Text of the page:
But it’s still massively bruising to be told you’re not hot enough and Kirsten cries, miserably, for ages before deciding to stick to the stand-up. Which is what she was going to do anyway. You know what? I didn’t want to see Kirsten’s boobs that much but all of a sudden I feel like I’ve been played. That wasn’t a documentary, it was Kirsten O’Brien’s career relaunching on a sea of self-deprecation. Godspeed, little Kirsten. Godspeed.


Newswipe, episode 4 on iPlayer (until 15 April 2009)

This week, Charlie does the reporting of the G20 protests, which during the live feeds actually comes out pretty balanced. Buffoonish (there’s a quote in there from Tony Benn, asking Sky News why they weren’t broadcasting the speeches so viewers could understand what people were actually, you know, protesting about), but giving an even hand to the aggressive flare-ups and the largely peaceful majority. In the bulletin reports, the standout images of bleeding heads and breaking glass took precedence and gave the impression that over-heated predictions of rioting had been realised. But this mass coverage did nothing in the way of explaining events overall, or capturing the biggest story of the day:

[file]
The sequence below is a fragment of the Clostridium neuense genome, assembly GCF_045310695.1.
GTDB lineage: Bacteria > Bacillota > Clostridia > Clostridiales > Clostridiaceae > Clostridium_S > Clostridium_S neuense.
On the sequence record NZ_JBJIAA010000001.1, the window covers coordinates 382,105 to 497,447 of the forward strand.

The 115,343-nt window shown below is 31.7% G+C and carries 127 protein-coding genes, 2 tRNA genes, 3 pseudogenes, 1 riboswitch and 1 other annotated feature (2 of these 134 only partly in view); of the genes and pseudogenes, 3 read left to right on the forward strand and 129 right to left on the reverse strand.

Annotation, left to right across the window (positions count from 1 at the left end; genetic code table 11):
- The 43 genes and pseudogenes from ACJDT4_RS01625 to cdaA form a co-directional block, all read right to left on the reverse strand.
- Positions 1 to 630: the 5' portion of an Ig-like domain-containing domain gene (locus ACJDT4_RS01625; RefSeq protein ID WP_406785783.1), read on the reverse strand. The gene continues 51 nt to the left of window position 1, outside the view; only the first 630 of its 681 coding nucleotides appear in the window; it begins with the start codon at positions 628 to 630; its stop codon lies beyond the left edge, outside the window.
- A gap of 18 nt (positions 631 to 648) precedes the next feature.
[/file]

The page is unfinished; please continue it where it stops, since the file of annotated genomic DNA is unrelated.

And here’s the irony: at a public event granted absolute saturation coverage, with all the press photographers, live feed images, Skycopters, preposterous Skyboats and all, the news had missed perhaps the most important image of the day. In the end, it took some old-fashioned investigative reporting and member of the public to bring this image to the nation’s attention: some disturbing footage of a man being pushed over by the police. Shortly after, he died of a heart attack.

(That was Wednesday. As of yesterday, we know that Ian Tomlinson’s death was a bit more complicated than that, and there are two other similar cases now being looked at by the IPCC.) I like Truman Capote’s crack about the beat poets – that they were typing, not writing. And 24-hour news coverage is just broadcasting, not reporting.